More common than not, people are obliged to sort of mingle and interact with other people, like co-workers, bosses, clients, etc, in their respective workplace. It is a common notion in workplaces that workers should mingle and interact with other workers to form a kind of cohesiveness within the workplace place with the assumption that they would function better together as a team. Another assumption is that that certain cohesiveness among the workers requires camaraderie and trust.
In the case of Malene, it seems that that certain trust is being damaged because she constantly keeps a secret from her fellow workers, her rheumatoid Rheumatoid arthritis. As stated earlier in this essay, Malene, just like others who suffer from rheumatoid arthritis, find it hard to openly talk about their condition with other people. That is the very reason why she is only comfortable to discuss her situation with her best friend, Iben. It was very admirable of Malene’s best friend Iben to be always there to help her in times of need, or in the case of Malene, times of many needs.
Malene’s dependence to her best friend Iben was displayed in pages eighteen to nineteen “Iben felt like Malene’s squire, always ready to help and support her. Only Iben was allowed to know when Malene wasn’t capable of twisting the lids off jars, of buttoning her shirts, or of unlocking doors by herself. ” (Jungersen 18-19). As we can see from that excerpt, Malene was already dependent to her best friend Iben because Malene could no longer perform even the most basic of functions. It is important to take into consideration that these basic functions would include functions from Malene’s work.
With that taken into consideration, we can now conclude that rheumatoid arthritis did not only affected and deteriorated her joints and body tissues, but also Malene’s performance at work. And as stated earlier in this paragraph, if her performance at the workplace is being affected, it is just logical that her social life is also being affected by rheumatoid arthritis. Malene’s work was greatly affected because she had to miss several days of work due to rheumatic arthritis “The diagnosis was a sudden onset of rheumatoid Rheumatoid arthritis and Malene had been kept in hospital for several days” (Jungersen 18).
It is not only her work life that was affected by her condition, her social life had also suffered much because of rheumatoid arthritis. Her work and her boyfriend was basically the bulk of Malene’s social life. If she was bedridden for several days in the hospital, that just means several days of only talking to doctors and nurses, that wouldn’t qualify as a social activity at all since she had no choice but to be bedridden and answer the questions of the people from the hospital.
The effects to Malene’s social life of rheumatoid arthritis were also surfaced in the most poignant parts of the novel. In the novel “The Exception” the story revolved around the death threat that the office of Manlene had recived. She may have felt great fear because she knows in herself that she would have a hard time defending herself since rheumatoid arthritis had already weakened her. She may have felt helpless and unable to defend herself. All in all, the ailment rheumatoid arthritis had completely ruined Malene’s social life.
The condition had a great effect on her confidence especially because her job was to help people. She may have questioned her ability to help others if she can’t even help herself as she was dependent to Iben to help her in even the most basic of functions. Rheumatoid arthritis had brutally shattered the poor Malene’s relatively small-scaled social life that was mostly consisted of her work and her boyfriend. She had missed several social gatherings, work, dates with her boyfriend, appointments, and other social functions on repeated occasions throughout the novel because of her condition.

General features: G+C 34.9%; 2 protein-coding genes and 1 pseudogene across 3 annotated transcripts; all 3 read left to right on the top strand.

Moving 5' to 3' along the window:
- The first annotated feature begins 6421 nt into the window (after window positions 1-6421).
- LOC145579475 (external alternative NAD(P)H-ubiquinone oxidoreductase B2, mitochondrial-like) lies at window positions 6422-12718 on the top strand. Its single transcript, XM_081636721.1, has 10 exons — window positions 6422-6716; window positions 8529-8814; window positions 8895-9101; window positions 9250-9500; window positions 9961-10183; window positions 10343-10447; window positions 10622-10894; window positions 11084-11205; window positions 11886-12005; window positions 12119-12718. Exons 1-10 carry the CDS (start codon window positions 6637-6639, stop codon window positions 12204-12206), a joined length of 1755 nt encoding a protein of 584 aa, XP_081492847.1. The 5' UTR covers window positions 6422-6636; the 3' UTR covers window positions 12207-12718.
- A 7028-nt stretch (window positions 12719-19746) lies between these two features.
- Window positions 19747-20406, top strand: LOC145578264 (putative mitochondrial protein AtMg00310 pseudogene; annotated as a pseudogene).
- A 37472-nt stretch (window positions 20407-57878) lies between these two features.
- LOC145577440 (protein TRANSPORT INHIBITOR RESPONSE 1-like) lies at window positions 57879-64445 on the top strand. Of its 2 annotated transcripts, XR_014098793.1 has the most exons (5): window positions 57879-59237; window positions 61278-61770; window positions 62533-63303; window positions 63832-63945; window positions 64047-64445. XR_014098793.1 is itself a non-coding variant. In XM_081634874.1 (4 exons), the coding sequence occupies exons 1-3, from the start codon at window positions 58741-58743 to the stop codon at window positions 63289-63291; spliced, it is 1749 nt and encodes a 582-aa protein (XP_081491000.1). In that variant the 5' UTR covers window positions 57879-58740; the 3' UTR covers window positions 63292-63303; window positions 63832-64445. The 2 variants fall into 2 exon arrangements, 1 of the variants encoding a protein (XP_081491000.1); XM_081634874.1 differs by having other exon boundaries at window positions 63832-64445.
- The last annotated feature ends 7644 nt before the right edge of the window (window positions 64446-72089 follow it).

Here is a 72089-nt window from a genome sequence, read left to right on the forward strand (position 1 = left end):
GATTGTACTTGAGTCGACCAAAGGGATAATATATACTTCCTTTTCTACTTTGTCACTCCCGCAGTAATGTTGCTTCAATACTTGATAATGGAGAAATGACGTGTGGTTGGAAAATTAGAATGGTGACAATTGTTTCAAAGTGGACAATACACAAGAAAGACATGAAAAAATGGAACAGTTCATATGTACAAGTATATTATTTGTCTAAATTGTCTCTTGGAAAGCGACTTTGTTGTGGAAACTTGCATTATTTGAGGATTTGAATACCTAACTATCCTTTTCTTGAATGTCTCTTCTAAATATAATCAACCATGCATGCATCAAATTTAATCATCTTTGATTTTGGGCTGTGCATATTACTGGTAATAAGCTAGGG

It was like the ailment rheumatoid arthritis did not only affected and deteriorated her joints and body tissues, but also Malene’s performance at work, relationship with her boyfriend and best friend, reputation as a lively and beautiful lady, basically all of her social life was turned upside down. To end, Malene’s condition is suffered by many people around us. Her story, or rather her tragedy tells us that people that have rheumatoid arthritis requires understanding from people who are fortunate enough to not have suffered the pains of the ailment.
Her story tells us that we shouldn’t be like her selfish boyfriend who is devoid of empathy. What we should be is like Iben who is selflessly helpful to these people.
Jungersen, Christian. The Exception. Orion Publishing Group. 2006 allaboutarthritis. com. Rheumatoid Arthritis. 24 March 2008 http://www. allaboutarthritis. com/AllAboutRheumatoidarthritis/layoutTemplates/html/en/contentdisplay/document/condition/Rheumatoid arthritis/generalArticle/dating_Rheumatoid arthritis_xml. htm Medlineplus. gov. Effects of Arthritis on the Dating Life.
24 March 2008 http://www. medicinenet. edu/rheumatoid_arthritis/page2. htm#2whatcausera arthritis. org . Arthritis and Young Teens. 24 March 2008 http://www. arthritis. org/juvenile- arthritis. php British Society for Rheumatology. Effects of Rheumatoid Arthritis on the Social Life. 24 March 2008 http://rheumatology. oxfordjournals. org/cgi/content/abstract/15/3/156 UW Medicine. edu. Frequently Asked Questions About Arthritis. 24 March 2008
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How Did Malene’s Arthritis Attacks Impact Her Social Life. (2017, Mar 21). Retrieved from https://studymoose.com/how-did-malenes-arthritis-attacks-impact-her-social-life-essay